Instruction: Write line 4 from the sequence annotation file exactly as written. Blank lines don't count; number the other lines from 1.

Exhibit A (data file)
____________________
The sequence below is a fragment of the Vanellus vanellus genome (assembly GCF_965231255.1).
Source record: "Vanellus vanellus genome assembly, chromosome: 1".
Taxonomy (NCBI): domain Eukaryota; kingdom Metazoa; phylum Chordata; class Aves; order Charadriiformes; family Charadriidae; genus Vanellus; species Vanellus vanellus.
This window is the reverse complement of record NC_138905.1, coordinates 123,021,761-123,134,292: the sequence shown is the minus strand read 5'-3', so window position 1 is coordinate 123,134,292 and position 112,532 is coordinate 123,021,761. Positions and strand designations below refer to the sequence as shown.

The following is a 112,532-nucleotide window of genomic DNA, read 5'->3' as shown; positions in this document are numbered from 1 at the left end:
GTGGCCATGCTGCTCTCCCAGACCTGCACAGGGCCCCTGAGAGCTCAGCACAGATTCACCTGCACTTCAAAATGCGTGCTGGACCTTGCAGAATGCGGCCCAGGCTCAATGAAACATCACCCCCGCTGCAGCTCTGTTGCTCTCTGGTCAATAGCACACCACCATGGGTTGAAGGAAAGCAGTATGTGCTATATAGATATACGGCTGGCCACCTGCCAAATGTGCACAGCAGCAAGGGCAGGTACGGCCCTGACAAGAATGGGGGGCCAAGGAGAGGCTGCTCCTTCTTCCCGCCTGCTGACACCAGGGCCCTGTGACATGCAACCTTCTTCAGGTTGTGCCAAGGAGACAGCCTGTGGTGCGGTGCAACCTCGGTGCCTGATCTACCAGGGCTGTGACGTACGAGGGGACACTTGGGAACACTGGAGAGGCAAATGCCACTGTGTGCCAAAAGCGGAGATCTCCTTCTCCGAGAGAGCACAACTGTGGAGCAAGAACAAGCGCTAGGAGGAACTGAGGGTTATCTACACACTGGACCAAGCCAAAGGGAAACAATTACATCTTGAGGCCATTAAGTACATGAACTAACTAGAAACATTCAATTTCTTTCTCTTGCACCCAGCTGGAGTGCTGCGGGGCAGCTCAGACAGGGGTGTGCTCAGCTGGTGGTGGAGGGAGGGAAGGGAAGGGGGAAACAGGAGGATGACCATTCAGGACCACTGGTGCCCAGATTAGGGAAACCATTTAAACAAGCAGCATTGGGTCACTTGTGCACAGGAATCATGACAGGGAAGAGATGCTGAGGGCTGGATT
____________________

This window is the reverse complement of record NC_138905.1, coordinates 123,021,761-123,134,292: the sequence shown is the minus strand read 5'-3', so window position 1 is coordinate 123,134,292 and position 112,532 is coordinate 123,021,761. Positions and strand designations below refer to the sequence as shown.